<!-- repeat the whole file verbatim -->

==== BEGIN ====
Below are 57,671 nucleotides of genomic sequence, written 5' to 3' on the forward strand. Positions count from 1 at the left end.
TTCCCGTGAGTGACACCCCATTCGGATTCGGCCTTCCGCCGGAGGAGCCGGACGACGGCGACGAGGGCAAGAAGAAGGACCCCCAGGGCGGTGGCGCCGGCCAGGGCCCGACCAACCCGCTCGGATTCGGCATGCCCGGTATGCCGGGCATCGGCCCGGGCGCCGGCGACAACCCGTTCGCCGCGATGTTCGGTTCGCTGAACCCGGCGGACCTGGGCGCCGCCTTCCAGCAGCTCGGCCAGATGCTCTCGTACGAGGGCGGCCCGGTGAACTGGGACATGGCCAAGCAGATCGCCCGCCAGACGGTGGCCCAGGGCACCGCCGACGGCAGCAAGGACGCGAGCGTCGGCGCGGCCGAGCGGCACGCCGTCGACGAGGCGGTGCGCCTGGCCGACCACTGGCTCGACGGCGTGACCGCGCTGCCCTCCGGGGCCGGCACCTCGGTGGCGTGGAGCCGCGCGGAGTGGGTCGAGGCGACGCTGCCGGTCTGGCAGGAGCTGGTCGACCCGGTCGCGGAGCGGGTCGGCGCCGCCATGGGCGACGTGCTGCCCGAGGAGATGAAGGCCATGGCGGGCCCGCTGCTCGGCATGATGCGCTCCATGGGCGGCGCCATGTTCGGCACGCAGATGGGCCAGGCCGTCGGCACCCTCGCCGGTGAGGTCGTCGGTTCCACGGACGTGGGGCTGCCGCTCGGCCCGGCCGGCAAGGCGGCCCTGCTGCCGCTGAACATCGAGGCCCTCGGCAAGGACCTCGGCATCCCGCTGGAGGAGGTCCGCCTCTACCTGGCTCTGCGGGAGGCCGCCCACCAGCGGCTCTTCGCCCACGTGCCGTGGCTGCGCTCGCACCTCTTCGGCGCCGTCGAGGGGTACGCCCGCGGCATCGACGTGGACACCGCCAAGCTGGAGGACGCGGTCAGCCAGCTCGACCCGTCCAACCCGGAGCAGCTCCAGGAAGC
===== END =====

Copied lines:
Below are 57,671 nucleotides of genomic sequence, written 5' to 3' on the forward strand. Positions count from 1 at the left end.
TTCCCGTGAGTGACACCCCATTCGGATTCGGCCTTCCGCCGGAGGAGCCGGACGACGGCGACGAGGGCAAGAAGAAGGACCCCCAGGGCGGTGGCGCCGGCCAGGGCCCGACCAACCCGCTCGGATTCGGCATGCCCGGTATGCCGGGCATCGGCCCGGGCGCCGGCGACAACCCGTTCGCCGCGATGTTCGGTTCGCTGAACCCGGCGGACCTGGGCGCCGCCTTCCAGCAGCTCGGCCAGATGCTCTCGTACGAGGGCGGCCCGGTGAACTGGGACATGGCCAAGCAGATCGCCCGCCAGACGGTGGCCCAGGGCACCGCCGACGGCAGCAAGGACGCGAGCGTCGGCGCGGCCGAGCGGCACGCCGTCGACGAGGCGGTGCGCCTGGCCGACCACTGGCTCGACGGCGTGACCGCGCTGCCCTCCGGGGCCGGCACCTCGGTGGCGTGGAGCCGCGCGGAGTGGGTCGAGGCGACGCTGCCGGTCTGGCAGGAGCTGGTCGACCCGGTCGCGGAGCGGGTCGGCGCCGCCATGGGCGACGTGCTGCCCGAGGAGATGAAGGCCATGGCGGGCCCGCTGCTCGGCATGATGCGCTCCATGGGCGGCGCCATGTTCGGCACGCAGATGGGCCAGGCCGTCGGCACCCTCGCCGGTGAGGTCGTCGGTTCCACGGACGTGGGGCTGCCGCTCGGCCCGGCCGGCAAGGCGGCCCTGCTGCCGCTGAACATCGAGGCCCTCGGCAAGGACCTCGGCATCCCGCTGGAGGAGGTCCGCCTCTACCTGGCTCTGCGGGAGGCCGCCCACCAGCGGCTCTTCGCCCACGTGCCGTGGCTGCGCTCGCACCTCTTCGGCGCCGTCGAGGGGTACGCCCGCGGCATCGACGTGGACACCGCCAAGCTGGAGGACGCGGTCAGCCAGCTCGACCCGTCCAACCCGGAGCAGCTCCAGGAAGC